Our History

In 1957 Alta Schrock, while teaching in Indiana, had an imperative call to return to her beloved Alleghenies to serve its people - to provide a marketing arm for their cottage industries, a cultural center to showcase and preserve the area's arts and crafts, its music, history, and spiritual values and to open a restaurant to serve hearty country fare. Her search for a location led her to Little Crossings, Grantsville, Maryland.

Penn Alps Restaurant and Craft Shop are housed in the last log hospitality house on the National Pike still serving the traveler. It is situated between a 1797 gristmill and a historic stone arch bridge ( the longest single span of stone in America when built in 1813 ). Three of its six dining rooms were once part of the log stagecoach stop, Little Crossings Inn.

Penn Alps Restaurant offers a varied menu, including its well-known daily soup and salad bar and weekend buffets. The German ancestry of the Amish and Mennonite charter members of this nonprofit organization is reflected in many entrees on the menu.

The largest handicraft shop in the area is housed with the restaurant in the six times enlarged complex, of which the original log tavern is the core. Today the total crafts producer count is some 2,350 ( dating back to 1958 ). Most of the craftsmen are residents of the Tri-State area.

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Dr. Alta E. Schrock
1911-2001

Founder of the Springs Historical Society
and the Springs Museum

For many, Penn Alps checks are a major means of support, a fulfillment of the founder's slogan, "To help people to help themselves." Many have gained a new lease on life as a result of finding an outlet for the work of their hands. For the isolated and lonely, craft marketing has brought a meaningful contact with the outside world, and a new sense of dignity and worth.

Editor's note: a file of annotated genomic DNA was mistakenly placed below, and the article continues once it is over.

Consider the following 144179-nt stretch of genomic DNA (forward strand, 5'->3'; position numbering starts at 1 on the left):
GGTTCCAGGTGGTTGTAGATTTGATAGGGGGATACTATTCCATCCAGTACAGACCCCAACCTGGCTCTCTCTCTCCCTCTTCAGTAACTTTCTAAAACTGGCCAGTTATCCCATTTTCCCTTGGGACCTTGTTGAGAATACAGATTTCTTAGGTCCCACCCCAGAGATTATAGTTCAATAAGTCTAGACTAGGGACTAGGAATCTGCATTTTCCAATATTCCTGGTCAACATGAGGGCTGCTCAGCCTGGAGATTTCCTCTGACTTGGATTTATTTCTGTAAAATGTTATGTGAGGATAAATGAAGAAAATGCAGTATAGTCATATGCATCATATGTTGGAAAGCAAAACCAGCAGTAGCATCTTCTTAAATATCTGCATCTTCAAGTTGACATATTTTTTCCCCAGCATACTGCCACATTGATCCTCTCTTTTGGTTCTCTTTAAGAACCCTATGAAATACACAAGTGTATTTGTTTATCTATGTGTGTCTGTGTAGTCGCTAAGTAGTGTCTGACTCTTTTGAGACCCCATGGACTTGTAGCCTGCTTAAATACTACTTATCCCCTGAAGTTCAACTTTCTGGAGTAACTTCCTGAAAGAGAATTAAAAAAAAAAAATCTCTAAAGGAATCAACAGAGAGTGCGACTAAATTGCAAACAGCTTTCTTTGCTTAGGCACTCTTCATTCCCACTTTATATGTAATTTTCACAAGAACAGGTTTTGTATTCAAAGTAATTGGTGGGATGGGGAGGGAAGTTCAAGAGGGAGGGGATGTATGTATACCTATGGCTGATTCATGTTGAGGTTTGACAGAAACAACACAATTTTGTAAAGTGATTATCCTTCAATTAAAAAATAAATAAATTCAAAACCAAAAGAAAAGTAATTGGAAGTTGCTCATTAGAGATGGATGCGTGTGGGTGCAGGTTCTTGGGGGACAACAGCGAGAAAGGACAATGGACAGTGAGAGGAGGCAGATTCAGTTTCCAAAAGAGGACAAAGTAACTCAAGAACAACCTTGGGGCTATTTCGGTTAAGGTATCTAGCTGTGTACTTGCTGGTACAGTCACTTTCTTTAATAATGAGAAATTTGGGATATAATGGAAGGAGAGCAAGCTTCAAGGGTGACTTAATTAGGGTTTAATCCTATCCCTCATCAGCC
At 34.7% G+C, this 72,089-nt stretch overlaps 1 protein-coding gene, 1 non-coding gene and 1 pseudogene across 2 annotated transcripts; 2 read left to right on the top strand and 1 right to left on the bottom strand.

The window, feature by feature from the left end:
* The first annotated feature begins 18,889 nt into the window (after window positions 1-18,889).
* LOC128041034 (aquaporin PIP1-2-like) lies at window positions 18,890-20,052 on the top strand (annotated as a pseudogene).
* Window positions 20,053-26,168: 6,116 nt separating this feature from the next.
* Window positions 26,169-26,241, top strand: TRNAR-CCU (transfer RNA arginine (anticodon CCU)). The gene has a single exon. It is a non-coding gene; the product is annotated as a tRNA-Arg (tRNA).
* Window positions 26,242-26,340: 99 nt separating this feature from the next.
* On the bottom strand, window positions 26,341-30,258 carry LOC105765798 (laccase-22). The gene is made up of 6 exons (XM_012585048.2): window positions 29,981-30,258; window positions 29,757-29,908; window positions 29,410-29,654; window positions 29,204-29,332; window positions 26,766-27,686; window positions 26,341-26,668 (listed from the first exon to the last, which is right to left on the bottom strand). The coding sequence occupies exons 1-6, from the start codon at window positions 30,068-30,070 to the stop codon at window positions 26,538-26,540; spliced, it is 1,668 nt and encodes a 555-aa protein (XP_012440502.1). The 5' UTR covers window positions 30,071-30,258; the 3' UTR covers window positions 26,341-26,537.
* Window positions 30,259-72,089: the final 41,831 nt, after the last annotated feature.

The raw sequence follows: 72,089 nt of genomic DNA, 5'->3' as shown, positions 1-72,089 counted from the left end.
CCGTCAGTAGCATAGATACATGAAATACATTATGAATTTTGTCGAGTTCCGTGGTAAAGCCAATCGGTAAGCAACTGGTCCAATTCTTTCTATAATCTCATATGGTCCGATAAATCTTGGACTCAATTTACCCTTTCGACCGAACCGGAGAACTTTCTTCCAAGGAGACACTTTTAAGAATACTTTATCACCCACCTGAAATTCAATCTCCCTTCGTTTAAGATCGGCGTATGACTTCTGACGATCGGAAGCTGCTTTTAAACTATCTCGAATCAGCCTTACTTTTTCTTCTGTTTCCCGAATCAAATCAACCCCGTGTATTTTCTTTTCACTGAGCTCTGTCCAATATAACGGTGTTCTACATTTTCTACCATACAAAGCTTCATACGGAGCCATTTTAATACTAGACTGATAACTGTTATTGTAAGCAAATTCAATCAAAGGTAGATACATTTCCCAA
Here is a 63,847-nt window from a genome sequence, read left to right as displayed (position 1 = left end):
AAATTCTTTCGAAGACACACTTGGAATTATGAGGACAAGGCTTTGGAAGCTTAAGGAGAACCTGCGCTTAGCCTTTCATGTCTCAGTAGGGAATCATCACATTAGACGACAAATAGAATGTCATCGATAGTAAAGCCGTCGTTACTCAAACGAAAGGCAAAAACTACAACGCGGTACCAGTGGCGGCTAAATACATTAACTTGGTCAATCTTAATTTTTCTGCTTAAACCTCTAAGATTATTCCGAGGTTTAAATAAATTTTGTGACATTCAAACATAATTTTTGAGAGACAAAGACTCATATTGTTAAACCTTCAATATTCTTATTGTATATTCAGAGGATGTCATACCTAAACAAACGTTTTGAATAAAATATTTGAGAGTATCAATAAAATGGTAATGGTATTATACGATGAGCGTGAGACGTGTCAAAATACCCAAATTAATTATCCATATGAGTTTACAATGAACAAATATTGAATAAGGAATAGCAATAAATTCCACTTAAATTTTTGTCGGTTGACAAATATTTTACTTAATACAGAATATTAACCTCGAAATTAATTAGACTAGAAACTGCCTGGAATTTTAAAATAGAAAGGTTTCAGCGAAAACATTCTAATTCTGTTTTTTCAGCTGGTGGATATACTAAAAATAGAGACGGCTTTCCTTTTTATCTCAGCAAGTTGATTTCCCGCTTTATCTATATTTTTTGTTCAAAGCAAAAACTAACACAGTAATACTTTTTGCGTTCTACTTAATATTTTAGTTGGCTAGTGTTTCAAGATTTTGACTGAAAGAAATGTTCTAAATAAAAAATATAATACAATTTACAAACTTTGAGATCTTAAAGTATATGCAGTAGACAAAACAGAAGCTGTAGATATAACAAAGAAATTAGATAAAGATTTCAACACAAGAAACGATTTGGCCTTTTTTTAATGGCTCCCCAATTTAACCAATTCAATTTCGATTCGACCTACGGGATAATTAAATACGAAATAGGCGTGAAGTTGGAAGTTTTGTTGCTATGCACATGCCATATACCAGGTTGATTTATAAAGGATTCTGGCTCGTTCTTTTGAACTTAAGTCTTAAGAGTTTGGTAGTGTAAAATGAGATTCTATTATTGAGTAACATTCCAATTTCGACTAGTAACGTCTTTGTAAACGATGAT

Spruce Forest Artisan Village, a part of the extended Penn Alps campus, has grown from a few cabins to some 12 log and frame structures of early vintage, two of which date to the Revolutionary War Period. Most of these provide studio space for artisans. The Miller House and Compton School have narrating hosts who volunteer time during the summer. School groups and chartered bus tours often take advantage of the educational and cultural enhancement Spruce Forest Village offers.
Artisans work in various media, including: bird carving, basket making, hand-loom weaving, and hand-thrown pottery.

Also produced in the village are stained glass art, hand-forged iron, hand-crafted teddy bears, and hand-crafted natural soaps. Whether looking for a special family dining experience, a shop with unique gift selections, spending time with an artisan at work, basking in history or enjoying mountain scenery, a trip to Penn Alps on the Casselman is a must!